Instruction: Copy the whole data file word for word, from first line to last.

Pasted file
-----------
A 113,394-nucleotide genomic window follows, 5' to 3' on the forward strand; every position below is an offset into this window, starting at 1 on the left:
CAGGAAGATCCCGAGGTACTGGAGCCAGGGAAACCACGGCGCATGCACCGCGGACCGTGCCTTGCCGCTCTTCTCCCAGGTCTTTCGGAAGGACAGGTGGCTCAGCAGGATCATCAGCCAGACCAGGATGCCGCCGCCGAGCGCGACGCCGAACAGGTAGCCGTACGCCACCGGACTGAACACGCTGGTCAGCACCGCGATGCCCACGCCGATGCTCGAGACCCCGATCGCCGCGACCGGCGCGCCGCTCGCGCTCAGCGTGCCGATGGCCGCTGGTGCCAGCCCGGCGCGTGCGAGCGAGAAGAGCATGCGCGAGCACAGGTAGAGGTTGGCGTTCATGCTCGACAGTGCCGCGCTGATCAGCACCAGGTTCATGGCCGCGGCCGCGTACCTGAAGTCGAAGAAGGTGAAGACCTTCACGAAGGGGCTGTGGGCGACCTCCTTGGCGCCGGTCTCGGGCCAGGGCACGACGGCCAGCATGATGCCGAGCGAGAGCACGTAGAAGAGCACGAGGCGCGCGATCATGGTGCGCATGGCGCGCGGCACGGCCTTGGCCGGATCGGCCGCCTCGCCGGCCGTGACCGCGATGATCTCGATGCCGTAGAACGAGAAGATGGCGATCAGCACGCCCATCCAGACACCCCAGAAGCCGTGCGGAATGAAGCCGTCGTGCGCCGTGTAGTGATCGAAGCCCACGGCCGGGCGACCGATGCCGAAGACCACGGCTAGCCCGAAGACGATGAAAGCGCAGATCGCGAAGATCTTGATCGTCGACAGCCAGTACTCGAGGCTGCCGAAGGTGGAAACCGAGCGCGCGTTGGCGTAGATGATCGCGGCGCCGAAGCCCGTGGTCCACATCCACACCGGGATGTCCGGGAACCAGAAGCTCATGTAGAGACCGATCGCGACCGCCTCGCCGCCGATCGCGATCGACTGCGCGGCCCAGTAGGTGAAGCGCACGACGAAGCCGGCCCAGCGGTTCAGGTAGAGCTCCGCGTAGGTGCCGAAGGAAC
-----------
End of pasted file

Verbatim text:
A 113,394-nucleotide genomic window follows, 5' to 3' on the forward strand; every position below is an offset into this window, starting at 1 on the left:
CAGGAAGATCCCGAGGTACTGGAGCCAGGGAAACCACGGCGCATGCACCGCGGACCGTGCCTTGCCGCTCTTCTCCCAGGTCTTTCGGAAGGACAGGTGGCTCAGCAGGATCATCAGCCAGACCAGGATGCCGCCGCCGAGCGCGACGCCGAACAGGTAGCCGTACGCCACCGGACTGAACACGCTGGTCAGCACCGCGATGCCCACGCCGATGCTCGAGACCCCGATCGCCGCGACCGGCGCGCCGCTCGCGCTCAGCGTGCCGATGGCCGCTGGTGCCAGCCCGGCGCGTGCGAGCGAGAAGAGCATGCGCGAGCACAGGTAGAGGTTGGCGTTCATGCTCGACAGTGCCGCGCTGATCAGCACCAGGTTCATGGCCGCGGCCGCGTACCTGAAGTCGAAGAAGGTGAAGACCTTCACGAAGGGGCTGTGGGCGACCTCCTTGGCGCCGGTCTCGGGCCAGGGCACGACGGCCAGCATGATGCCGAGCGAGAGCACGTAGAAGAGCACGAGGCGCGCGATCATGGTGCGCATGGCGCGCGGCACGGCCTTGGCCGGATCGGCCGCCTCGCCGGCCGTGACCGCGATGATCTCGATGCCGTAGAACGAGAAGATGGCGATCAGCACGCCCATCCAGACACCCCAGAAGCCGTGCGGAATGAAGCCGTCGTGCGCCGTGTAGTGATCGAAGCCCACGGCCGGGCGACCGATGCCGAAGACCACGGCTAGCCCGAAGACGATGAAAGCGCAGATCGCGAAGATCTTGATCGTCGACAGCCAGTACTCGAGGCTGCCGAAGGTGGAAACCGAGCGCGCGTTGGCGTAGATGATCGCGGCGCCGAAGCCCGTGGTCCACATCCACACCGGGATGTCCGGGAACCAGAAGCTCATGTAGAGACCGATCGCGACCGCCTCGCCGCCGATCGCGATCGACTGCGCGGCCCAGTAGGTGAAGCGCACGACGAAGCCGGCCCAGCGGTTCAGGTAGAGCTCCGCGTAGGTGCCGAAGGAAC